For example, if you get confused and accidentally take someone else’s jacket from the coat check at a restaurant, this isn’t automatically a theft. Carelessness or negligence is not enough to convict you of theft. But if you “see a risk” that the jacket isn’t yours and take it anyway, this could be enough for you to be found guilty.

“Colour of right” is also a defence to the crime of theft. This defence may apply if you honestly, but mistakenly, believed that you had a legal right to take someone else’s property.


Financial and property offences, such as theft, involve a wide variety of different allegations and circumstances. As a result, the possible punishments are also wide-ranging.


Sentences for theft in Canada can range from probation, to fines, to “house arrest,” all the way to lengthy jail sentences.

If you are charged with theft or another property or financial crime, it is important to talk to a lawyer so you understand what you are facing, as well as your options. A knowledgeable lawyer can tell you what types of sentences people usually receive for different kinds of offences, and explain how you may be able to avoid a conviction or criminal record.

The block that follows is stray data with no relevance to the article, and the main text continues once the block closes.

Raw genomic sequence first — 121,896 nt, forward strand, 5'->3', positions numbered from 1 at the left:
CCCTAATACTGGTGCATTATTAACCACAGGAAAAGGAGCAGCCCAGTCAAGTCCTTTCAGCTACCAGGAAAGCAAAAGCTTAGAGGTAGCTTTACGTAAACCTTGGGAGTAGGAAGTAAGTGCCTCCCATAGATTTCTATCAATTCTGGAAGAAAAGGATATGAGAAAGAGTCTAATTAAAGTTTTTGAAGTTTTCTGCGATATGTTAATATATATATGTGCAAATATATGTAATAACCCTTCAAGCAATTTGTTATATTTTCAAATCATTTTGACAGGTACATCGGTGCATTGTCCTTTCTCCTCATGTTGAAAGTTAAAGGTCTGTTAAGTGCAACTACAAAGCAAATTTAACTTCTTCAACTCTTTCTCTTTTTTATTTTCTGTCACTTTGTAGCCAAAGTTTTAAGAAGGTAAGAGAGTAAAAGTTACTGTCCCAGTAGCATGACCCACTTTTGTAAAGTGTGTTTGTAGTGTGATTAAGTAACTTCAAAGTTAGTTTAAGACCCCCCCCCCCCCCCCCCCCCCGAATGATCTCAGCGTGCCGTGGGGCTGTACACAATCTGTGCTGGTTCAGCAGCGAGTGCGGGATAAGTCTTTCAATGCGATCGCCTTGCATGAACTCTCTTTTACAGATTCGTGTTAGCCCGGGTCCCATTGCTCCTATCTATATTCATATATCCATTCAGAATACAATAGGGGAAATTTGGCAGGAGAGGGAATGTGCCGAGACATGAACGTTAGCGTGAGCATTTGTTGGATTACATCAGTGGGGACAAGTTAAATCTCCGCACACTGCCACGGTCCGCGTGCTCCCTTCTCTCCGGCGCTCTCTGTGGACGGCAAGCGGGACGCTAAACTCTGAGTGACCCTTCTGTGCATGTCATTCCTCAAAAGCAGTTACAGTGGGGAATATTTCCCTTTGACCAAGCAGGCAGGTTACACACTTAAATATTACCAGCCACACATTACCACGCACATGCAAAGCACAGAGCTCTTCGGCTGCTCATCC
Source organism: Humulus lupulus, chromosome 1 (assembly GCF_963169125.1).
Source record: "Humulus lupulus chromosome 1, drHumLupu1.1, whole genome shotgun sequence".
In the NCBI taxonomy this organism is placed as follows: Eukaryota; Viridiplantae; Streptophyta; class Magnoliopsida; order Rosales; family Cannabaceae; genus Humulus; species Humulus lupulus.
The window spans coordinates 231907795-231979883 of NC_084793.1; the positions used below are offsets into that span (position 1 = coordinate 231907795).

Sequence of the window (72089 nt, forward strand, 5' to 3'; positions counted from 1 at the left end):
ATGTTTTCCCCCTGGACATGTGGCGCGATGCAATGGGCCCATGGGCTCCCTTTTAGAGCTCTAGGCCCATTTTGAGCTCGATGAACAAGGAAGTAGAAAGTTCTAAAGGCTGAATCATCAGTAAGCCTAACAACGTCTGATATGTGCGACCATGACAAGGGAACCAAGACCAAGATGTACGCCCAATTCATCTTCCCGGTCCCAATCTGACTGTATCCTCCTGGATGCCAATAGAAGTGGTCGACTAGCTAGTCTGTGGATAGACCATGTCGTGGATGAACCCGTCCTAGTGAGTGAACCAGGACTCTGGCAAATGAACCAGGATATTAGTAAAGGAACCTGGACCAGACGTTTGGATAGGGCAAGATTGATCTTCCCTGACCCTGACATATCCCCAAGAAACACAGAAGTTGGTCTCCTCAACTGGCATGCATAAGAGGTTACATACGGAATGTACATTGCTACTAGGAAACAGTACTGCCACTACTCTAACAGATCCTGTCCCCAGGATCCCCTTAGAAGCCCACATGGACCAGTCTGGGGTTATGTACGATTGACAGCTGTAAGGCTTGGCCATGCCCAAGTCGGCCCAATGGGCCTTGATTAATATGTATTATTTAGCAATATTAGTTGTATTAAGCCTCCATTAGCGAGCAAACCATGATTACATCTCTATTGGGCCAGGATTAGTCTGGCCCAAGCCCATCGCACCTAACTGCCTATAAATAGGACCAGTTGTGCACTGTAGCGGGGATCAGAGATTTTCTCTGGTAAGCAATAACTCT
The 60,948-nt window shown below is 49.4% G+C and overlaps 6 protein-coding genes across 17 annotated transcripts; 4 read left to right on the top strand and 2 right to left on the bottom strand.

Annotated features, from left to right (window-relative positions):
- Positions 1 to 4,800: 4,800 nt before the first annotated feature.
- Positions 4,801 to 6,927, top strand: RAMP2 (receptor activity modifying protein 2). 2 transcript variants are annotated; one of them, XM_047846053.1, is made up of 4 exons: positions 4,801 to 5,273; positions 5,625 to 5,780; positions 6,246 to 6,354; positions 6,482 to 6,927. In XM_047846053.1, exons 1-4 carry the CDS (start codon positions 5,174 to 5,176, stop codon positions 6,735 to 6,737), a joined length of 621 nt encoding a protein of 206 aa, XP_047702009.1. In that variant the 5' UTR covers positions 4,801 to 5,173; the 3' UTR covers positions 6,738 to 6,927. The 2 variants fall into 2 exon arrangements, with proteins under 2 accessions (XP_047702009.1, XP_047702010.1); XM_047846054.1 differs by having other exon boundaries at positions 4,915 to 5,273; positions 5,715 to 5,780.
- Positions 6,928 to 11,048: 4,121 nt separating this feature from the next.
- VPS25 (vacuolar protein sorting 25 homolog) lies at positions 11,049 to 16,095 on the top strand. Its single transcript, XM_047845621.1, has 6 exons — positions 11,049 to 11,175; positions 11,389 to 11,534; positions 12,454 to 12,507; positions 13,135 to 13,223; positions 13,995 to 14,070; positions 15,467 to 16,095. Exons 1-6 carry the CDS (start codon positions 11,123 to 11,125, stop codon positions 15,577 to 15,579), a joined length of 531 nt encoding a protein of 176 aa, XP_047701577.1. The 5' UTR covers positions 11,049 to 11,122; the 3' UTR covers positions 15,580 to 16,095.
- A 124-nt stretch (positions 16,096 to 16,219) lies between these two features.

For example, if you are a first-time offender with no criminal record, and if you are charged with a minor theft (such as simple shoplifting), the prosecutor might agree to “divert” the offence outside of the court system through an “alternative measures program”. This could potentially allow you to avoid a criminal record altogether.

At the other end of the scale, sophisticated thefts that involve millions of dollars often result in sentences of several years in prison.

Besides the sentence imposed by a judge, there are other serious consequences of being found guilty:

  • A criminal record can have employment consequences. Many jobs now require a criminal record check, and a conviction for an “offence of dishonesty” can make it very difficult to get some jobs.
  • A criminal record can also interfere with your ability to travel. Certain countries, such as the United States, may turn you away if you have been found guilty of one of these offences.
  • Courts can order that an offender pay restitution to the victim (i.e., pay back the amount that was stolen, or the value of the property that was taken). These restitution orders may follow you for the rest of your life, even if you later declare bankruptcy.